Action Center

Bring the California Alcohol Excise Tax into the 21st Century to Protect College Students

Bring the California Alcohol Excise Tax into the 21st Century to Protect College Students

Students of the California State University (CSU) system keep finding themselves pieces in Sacramento’s bleak budgetary chess match. Last year, the legislature passed AB 840, which attempted to close revenue holes by handing Big Alcohol carte blanche to market directly to underage undergraduates on CSU campuses.

In 2022, the California Department of Tax and Fee Administration reported approximately $429 million in revenue from alcohol excise taxes. However, had the excise tax value kept up with inflation, the expected take would have been $952 million — an additional $523 million just from normalizing the current tax rate!

That half a billion would fill the CSU budget hole, with a little change left over to fund programs and remove any ostensible need to sell students' eyes to the industry. More importantly, it would modernize an alcohol tax that was last addressed during the first Bush administration in 1992.

This is more than just a pleasing symmetry. Not only are 40% of CSU students underage, but alcohol-related incidents are the leading causes of mortality for that age group. As of 2014, over 4,100 college-age young adults died annually of alcohol-related injury, including 2,614 from motor vehicle crashes. As for the other three acute causes of death, homicide and suicide are both strongly related to alcohol over-consumption, and alcohol greatly increases respiratory depression — and therefore overdose — from opioid use. On top of that, heavy and binge-drinking patterns are associated with a number of negative academic consequences — and underage alcohol use can get students punished by the school itself.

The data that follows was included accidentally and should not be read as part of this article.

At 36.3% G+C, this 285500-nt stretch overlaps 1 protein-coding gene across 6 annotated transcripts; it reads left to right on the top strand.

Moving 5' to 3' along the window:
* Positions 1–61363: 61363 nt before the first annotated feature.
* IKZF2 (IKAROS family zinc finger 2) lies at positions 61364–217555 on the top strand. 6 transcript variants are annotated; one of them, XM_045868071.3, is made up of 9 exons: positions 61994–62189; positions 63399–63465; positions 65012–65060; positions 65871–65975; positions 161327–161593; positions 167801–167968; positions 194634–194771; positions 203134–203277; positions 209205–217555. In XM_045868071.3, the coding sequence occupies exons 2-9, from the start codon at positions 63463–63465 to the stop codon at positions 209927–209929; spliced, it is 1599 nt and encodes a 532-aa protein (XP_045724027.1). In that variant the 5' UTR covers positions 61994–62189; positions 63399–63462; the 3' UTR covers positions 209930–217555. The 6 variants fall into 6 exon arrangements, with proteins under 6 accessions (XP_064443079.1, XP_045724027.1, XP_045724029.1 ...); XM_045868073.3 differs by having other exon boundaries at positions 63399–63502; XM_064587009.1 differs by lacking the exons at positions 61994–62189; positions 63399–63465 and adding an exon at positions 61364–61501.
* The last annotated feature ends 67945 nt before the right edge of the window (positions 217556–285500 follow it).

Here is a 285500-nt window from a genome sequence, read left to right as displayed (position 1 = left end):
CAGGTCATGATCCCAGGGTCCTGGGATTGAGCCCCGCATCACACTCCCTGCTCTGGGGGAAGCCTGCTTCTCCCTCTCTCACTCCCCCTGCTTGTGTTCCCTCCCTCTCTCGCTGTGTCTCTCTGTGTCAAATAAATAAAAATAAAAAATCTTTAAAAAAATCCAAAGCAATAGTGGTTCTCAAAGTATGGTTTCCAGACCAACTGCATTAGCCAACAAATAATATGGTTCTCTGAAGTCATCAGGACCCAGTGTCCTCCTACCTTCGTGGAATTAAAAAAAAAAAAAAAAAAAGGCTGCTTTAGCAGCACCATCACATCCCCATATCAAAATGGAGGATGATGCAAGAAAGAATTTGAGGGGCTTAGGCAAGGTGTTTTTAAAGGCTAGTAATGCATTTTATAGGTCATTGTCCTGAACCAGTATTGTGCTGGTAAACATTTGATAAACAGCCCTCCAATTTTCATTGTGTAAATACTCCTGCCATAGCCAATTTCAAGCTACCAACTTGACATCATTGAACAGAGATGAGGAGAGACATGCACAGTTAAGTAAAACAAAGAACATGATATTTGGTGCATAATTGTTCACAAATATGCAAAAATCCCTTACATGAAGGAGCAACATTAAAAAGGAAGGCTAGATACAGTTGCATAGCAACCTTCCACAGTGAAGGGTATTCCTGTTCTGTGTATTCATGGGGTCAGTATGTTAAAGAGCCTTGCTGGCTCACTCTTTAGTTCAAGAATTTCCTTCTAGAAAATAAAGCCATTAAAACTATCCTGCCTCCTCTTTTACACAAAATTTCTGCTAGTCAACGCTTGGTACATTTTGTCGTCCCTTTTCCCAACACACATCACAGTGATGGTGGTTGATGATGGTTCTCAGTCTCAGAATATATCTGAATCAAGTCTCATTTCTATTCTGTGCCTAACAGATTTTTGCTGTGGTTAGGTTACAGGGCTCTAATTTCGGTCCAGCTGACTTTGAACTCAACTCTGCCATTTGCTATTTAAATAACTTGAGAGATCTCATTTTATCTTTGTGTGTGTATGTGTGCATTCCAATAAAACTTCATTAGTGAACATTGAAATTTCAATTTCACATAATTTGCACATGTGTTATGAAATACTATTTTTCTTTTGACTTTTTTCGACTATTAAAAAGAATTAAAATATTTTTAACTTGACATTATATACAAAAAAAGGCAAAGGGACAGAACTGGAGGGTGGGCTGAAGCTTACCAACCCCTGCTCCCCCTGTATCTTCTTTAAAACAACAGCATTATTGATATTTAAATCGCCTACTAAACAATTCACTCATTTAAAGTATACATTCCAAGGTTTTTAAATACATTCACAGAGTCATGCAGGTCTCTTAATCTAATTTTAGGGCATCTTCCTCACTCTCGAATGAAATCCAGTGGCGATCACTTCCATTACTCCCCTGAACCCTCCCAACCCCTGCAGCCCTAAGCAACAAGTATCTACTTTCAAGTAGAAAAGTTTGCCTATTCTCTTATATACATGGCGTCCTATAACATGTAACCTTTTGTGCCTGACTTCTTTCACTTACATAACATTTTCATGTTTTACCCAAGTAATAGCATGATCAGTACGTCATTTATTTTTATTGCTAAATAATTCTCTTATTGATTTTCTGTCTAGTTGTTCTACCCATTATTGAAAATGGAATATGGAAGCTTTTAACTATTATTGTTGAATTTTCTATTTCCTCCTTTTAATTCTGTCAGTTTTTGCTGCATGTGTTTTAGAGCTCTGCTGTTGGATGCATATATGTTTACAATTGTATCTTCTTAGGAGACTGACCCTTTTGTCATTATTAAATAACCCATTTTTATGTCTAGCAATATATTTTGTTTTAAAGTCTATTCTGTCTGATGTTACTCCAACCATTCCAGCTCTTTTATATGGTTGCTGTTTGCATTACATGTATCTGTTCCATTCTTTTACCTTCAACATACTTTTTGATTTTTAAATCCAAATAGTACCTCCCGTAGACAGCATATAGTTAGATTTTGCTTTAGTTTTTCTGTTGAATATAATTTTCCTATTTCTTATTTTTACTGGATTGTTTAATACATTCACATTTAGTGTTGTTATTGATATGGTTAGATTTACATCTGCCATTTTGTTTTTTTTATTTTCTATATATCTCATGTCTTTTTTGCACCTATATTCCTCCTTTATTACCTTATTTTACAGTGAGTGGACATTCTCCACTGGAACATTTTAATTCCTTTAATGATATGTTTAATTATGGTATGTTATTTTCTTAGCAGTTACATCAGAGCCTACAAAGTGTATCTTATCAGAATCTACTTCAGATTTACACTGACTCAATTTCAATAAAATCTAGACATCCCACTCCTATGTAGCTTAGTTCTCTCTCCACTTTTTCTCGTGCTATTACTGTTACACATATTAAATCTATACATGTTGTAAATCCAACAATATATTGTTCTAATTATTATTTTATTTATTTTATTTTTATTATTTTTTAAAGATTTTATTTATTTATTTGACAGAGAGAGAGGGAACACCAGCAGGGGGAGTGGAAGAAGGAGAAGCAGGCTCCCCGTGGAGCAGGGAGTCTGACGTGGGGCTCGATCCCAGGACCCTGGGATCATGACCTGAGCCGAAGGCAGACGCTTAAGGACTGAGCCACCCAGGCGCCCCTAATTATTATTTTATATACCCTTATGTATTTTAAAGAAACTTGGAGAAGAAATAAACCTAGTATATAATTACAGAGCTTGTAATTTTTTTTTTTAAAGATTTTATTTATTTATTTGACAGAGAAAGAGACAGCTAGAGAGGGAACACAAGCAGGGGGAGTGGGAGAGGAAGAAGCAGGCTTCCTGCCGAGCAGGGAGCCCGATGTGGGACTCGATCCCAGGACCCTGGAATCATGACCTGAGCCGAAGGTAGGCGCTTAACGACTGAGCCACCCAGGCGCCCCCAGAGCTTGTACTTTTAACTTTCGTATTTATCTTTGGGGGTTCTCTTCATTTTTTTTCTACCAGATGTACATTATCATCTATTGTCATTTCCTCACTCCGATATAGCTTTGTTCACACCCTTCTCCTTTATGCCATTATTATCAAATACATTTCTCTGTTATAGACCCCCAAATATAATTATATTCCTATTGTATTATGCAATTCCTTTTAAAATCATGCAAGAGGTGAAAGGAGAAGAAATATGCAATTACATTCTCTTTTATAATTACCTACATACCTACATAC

There are a number of environmental interventions that can bring these numbers back down, but one of the most forthright ones is, again, raising alcohol taxes. By moderately raising the typical price of a drink, alcohol tax hikes affect people involved in the most dangerous drinking problems, particularly cash-strapped heavy drinkers — which perfectly describes the college students in the cross-hairs of CSU’s bottle-pushing strategy.

Tell Governor Newsom today to index California's alcohol excise tax to the annual cost-of-living to bring that tax into the 21st century. It will help the budget and protect CSU underage students instead of selling them out to Big Alcohol.





    Message Body
    Suggested Message
    Remaining: 0
  • Hide
    • Please call this number:

      Please do not close this window. You will need to come back to this window to enter your code.
      We just sent an email to ... containing a verification code.

      If you do not see the email within the next five minutes, please ensure you entered the correct email address and check your spam/junk mail folder.
      Enter Your Info
      Your Information
      By providing your mobile number, you agree to receive text messages from Alcohol Justice. Message and data rates may apply. Message frequency varies.
      Home Information

      Enter Your Info